Hello and welcome to this week’s root cause tip.

Root Cause Analysis is no different than any other program at your company in that it requires management support. And to get support you must first have understanding.

In a perfect world, managers understand root cause analysis because they have been trained, so the best thing you can do is convince them to attend training. If you are having an onsite TapRooT® course, open it to more people, including managers. Even those who might not actually do investigations should understand the process and how root causes were determined, that way when they see a report later they will understand. A two day TapRooT® course would be fine for managers in that situation.

If you can’t convince them to attend, show them an example of a completed investigation and how you drove the evidence down to root cause and got to corrective actions. If you can show how you solved an important and/or ongoing problem, that will make your case much stronger. Which brings me to another point; sometimes you have to show people that you do have problems that need to be solved, so use your metrics to do that. Incidents, near misses, audit findings, hazard reports, and many other sources of data are available to you to make the case. If people do not see a compelling reason to change, they won’t.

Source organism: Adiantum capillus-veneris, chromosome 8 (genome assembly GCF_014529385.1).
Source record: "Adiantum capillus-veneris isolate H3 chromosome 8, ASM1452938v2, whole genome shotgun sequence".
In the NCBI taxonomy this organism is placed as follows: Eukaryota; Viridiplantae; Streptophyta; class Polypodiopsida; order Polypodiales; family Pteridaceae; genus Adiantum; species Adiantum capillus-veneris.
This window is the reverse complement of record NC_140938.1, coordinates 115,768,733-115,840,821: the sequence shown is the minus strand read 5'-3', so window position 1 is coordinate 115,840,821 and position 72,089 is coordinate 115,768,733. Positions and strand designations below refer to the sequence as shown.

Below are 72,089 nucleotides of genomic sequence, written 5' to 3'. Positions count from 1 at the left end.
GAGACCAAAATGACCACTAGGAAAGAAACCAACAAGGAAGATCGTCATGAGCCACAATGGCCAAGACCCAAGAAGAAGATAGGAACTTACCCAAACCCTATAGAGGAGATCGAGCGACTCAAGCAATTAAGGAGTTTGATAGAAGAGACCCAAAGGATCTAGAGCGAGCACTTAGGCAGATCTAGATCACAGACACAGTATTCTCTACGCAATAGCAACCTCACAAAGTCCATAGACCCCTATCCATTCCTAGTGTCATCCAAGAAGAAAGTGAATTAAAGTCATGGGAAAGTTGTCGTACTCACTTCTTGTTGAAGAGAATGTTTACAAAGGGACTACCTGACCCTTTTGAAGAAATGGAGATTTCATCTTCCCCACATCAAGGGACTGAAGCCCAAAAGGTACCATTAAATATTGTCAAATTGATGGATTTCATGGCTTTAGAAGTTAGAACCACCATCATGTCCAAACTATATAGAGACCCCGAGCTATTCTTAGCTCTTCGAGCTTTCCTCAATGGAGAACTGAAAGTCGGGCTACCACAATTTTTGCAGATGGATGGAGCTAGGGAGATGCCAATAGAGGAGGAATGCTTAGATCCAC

Managers must also understand that blame and discipline is like fixing your problems one person at a time. Until you can show them to how to get to the true root cause level, they might not understand this.

Managers speak the language of money. If they understand just how much money is being saved by improving, they will be your advocates.

Managers should also understand how root cause analysis ties in to the organization’s goals; maybe it is cost reduction or maybe it is a key metric other than money. Show how your efforts make a difference.

This is food for thought but more so a call to action. Tell your managers today how important root cause analysis is, educate them, and enlist their support. You will be glad you did. Thanks for reading this week’s root cause analysis tip, and happy investigating.